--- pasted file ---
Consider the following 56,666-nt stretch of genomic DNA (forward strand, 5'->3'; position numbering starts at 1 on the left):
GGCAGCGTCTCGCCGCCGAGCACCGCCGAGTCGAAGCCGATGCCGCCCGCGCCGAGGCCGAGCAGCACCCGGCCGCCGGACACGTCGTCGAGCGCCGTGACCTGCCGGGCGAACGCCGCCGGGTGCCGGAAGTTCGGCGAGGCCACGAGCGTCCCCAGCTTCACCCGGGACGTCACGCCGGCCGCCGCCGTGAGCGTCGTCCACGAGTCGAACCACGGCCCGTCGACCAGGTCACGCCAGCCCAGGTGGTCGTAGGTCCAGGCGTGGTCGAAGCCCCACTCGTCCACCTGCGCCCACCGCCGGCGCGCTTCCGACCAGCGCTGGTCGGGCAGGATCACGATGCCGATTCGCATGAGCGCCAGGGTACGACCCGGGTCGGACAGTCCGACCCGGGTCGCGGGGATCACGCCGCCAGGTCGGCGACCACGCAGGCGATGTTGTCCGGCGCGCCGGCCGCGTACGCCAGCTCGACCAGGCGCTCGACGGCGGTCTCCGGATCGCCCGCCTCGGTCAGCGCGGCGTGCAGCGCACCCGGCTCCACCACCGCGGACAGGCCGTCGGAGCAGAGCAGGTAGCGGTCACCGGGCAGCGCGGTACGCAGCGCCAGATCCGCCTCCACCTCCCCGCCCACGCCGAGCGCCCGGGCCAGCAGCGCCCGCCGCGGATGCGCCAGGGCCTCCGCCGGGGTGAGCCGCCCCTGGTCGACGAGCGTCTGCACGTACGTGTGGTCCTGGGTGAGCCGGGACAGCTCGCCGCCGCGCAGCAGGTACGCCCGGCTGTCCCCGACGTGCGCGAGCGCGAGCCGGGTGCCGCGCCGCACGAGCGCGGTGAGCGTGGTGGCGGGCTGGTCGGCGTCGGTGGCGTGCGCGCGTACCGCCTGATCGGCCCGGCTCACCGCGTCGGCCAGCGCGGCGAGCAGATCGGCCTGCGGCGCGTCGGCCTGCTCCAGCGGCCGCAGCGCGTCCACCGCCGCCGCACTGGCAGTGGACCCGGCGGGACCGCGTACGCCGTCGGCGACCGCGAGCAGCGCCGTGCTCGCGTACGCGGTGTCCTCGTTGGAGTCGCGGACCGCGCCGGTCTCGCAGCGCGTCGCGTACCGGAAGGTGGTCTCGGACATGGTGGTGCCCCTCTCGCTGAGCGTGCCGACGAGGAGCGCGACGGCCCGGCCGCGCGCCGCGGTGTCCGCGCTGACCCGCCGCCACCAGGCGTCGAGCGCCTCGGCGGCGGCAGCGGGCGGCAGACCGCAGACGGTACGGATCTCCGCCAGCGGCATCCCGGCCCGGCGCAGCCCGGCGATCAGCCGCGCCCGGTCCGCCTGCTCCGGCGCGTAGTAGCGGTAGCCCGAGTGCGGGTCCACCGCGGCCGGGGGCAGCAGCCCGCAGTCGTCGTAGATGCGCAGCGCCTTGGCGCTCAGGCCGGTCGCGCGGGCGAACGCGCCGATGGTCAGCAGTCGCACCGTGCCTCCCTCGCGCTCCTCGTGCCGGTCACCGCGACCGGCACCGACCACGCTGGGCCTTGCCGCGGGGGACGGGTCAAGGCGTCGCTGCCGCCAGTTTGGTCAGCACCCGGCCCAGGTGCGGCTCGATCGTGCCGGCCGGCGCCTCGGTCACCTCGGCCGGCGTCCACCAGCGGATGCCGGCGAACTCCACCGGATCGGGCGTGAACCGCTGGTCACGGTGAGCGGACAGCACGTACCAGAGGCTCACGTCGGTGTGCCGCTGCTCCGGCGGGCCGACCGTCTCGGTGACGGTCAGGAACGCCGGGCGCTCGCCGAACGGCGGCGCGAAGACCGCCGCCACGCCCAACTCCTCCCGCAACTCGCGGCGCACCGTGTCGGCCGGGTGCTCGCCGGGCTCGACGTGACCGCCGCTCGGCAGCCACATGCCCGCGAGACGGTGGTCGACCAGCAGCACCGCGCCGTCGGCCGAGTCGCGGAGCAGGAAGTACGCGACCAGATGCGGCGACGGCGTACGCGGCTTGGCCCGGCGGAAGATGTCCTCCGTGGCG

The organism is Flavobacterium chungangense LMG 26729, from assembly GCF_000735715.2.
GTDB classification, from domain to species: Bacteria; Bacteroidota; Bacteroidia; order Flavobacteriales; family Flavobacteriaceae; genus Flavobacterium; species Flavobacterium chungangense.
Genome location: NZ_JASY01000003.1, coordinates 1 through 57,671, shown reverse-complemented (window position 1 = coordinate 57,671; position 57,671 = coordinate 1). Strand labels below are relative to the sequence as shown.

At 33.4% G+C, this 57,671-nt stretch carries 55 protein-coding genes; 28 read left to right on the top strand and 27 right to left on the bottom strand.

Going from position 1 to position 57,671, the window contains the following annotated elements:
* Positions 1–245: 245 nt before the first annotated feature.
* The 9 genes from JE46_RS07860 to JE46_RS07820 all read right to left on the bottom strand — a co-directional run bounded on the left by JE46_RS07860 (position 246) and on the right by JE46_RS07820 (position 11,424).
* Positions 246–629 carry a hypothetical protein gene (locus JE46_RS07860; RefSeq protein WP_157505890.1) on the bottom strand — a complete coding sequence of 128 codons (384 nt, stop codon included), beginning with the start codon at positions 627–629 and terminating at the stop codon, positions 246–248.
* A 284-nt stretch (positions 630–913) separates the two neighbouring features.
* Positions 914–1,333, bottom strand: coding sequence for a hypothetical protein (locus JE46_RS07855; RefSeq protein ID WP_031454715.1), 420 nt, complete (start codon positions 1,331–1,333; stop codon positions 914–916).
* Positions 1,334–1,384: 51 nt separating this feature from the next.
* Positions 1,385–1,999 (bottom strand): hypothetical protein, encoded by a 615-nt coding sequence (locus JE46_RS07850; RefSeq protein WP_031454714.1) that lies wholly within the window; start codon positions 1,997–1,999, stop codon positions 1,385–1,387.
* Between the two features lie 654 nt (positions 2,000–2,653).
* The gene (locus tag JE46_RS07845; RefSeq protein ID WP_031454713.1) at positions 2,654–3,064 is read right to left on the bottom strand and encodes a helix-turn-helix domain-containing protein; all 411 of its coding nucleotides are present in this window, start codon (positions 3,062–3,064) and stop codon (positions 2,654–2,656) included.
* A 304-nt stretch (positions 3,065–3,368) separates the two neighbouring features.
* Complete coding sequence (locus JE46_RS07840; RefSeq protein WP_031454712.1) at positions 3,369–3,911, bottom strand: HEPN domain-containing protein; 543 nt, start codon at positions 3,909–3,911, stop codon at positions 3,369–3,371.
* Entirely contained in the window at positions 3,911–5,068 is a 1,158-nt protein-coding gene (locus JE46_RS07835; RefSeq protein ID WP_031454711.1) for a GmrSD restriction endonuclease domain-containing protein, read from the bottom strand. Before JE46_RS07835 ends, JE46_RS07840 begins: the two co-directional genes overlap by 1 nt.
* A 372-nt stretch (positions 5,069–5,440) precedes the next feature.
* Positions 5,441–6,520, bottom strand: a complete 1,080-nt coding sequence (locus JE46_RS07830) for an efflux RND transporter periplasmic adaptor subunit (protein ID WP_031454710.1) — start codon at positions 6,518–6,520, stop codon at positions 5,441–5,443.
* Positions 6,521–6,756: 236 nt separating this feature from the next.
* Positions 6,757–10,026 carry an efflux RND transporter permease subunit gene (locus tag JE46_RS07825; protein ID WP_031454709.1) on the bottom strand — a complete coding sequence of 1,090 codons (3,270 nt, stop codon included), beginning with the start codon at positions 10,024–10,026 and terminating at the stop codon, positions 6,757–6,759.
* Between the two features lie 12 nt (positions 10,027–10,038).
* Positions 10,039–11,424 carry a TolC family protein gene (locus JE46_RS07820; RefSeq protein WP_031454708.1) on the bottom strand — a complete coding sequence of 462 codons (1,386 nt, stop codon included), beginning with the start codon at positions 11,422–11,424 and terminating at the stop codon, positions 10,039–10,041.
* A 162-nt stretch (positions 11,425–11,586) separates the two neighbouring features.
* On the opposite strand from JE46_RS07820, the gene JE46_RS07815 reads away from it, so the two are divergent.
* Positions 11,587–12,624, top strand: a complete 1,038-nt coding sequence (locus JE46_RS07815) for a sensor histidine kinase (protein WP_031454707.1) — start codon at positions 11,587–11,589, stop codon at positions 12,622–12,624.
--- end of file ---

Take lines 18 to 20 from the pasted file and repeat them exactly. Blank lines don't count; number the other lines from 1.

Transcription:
* Complete coding sequence (locus JE46_RS07840; RefSeq protein WP_031454712.1) at positions 3,369–3,911, bottom strand: HEPN domain-containing protein; 543 nt, start codon at positions 3,909–3,911, stop codon at positions 3,369–3,371.
* Entirely contained in the window at positions 3,911–5,068 is a 1,158-nt protein-coding gene (locus JE46_RS07835; RefSeq protein ID WP_031454711.1) for a GmrSD restriction endonuclease domain-containing protein, read from the bottom strand. Before JE46_RS07835 ends, JE46_RS07840 begins: the two co-directional genes overlap by 1 nt.
* A 372-nt stretch (positions 5,069–5,440) precedes the next feature.